In Red Water Judith Freeman has accomplished something difficult–created characters whose beliefs I have no sympathy for, and who I’m not sure I even like, and made me want to read about them.
The novel is about the aftermath of the Mountain Meadows massacre of 1857, when 120 Arkansas emigrants on their way to California were slaughtered in southwestern Utah. This event is one for which the Church of Latter-Day Saints has never to this day admitted responsibility. In particular, this novel is about John D. Lee, the Mormon bishop who was eventually hanged for his part in the event, from the points of view of three of his wives.
Red Water begins with Lee’s execution in 1877, as Emma Lee looks back at her conversion to the religion in England, journey to Utah, and acceptance of Lee as a husband. Although he is twice her age and she will be his eighth wife, he is charismatic and commanding, and she marries for love.
Once she arrives in southwestern Utah, a barren and harsh landscape, she begins to hear things that disturb her. The initial version she is told of the massacre is that the settlers were slaughtered by Indians. But Lee has their stock in with his, and the settlement has a room stuffed with men’s, women’s, and children’s clothing, some of it badly stained. Other versions of the story come out, ones that point the finger partially, or wholly, at the Mormon men, some alleging her husband was a leader. But Emma feels she must trust her husband.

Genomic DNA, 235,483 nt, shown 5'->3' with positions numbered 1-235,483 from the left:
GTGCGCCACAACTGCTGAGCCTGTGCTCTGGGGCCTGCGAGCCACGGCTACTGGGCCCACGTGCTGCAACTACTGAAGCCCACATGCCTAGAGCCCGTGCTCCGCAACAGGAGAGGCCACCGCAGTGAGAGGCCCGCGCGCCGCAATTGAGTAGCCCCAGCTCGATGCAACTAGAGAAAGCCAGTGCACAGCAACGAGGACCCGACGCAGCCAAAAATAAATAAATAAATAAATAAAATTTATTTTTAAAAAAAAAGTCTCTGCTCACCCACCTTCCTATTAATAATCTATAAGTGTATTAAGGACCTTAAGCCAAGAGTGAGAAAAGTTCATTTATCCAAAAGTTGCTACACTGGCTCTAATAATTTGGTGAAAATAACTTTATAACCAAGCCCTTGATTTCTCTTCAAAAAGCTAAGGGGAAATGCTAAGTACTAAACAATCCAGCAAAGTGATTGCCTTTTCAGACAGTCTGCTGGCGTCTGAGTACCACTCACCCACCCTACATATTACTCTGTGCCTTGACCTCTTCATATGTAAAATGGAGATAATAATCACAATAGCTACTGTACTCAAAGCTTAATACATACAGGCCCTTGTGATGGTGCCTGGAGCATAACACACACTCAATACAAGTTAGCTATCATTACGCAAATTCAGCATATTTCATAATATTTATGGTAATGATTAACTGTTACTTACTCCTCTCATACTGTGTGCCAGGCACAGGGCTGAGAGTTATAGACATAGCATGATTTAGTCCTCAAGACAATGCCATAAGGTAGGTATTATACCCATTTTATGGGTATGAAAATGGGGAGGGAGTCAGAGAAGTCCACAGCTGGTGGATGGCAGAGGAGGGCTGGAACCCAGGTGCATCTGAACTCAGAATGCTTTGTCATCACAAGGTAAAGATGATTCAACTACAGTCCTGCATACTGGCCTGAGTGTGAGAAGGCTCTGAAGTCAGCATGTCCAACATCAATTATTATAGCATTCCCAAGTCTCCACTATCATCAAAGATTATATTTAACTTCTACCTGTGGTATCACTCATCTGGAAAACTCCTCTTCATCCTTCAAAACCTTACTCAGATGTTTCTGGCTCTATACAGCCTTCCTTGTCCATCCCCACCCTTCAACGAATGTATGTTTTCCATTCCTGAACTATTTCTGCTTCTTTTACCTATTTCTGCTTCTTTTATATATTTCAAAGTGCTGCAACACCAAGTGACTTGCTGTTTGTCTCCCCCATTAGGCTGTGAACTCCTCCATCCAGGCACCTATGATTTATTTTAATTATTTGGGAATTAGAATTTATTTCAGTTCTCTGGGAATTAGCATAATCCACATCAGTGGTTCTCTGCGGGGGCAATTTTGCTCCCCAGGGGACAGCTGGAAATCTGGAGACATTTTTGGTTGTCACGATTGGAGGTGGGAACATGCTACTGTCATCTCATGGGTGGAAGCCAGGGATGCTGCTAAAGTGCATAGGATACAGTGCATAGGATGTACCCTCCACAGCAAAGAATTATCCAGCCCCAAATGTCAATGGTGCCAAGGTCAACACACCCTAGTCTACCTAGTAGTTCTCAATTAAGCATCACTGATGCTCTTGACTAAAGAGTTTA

Emma finds she has other hardships. She is not Lee’s eighth but seventeenth wife, although the other nine have left him. There is jealousy among some of the remaining wives. Lee’s families are so far-flung that Emma often goes days without seeing him. The land is bleak and unforgiving, and the work is hard. But Emma decides to face every hardship cheerfully.
Ann is Lee’s child bride, married to him at the age of 13 shortly after his marriage to Emma. Her narrative begins after Lee’s death as well, when she has long been separated from the family. On a pursuit of a horse thief from Idaho to southern Utah, she finds herself back in Lee’s old territory and reflects upon her life with him.
Ann marries Lee to keep her mother, who has lost faith and criticized the Mormons, under Lee’s protection. Despite their age difference, she is also attracted to him. After an initial rough start with Emma, the two became the closest of friends.
However, by the time Brigham Young sends Lee away from the southern settlements that he helped found and banishes him from the order as a scapegoat for the massacre, Ann has made some disillusioning discoveries and decides that Lee’s driving forces are greed and the pursuit of power. She leaves the family to wander on her own, often dressed as a boy.
Once Lee is thrown off by the Mormons, Emma and Rachel keep faith with him, but only Rachel willingly shares his prison. Her narrative is the last. As an old, bitter woman, she fights to survive in a remote area of northern Arizona where Lee has sent her.
This novel is fascinating for the details of the characters’ beliefs and the hard lives that they must live in settling these wild parts of the country. I also find fascinating the ability of men to rationalize as the will of god whatever foul or greedy things they want to do. Freeman’s portrayal of her characters, however, is amazingly unjudgmental and perceptive.
On a side note, for those who are interested in this subject, an excellent nonfiction source about modern fundamentalists, whose beliefs and rationalizations are strikingly similar to those depicted in this novel, is Jon Krakauer’s Under the Banner of Heaven.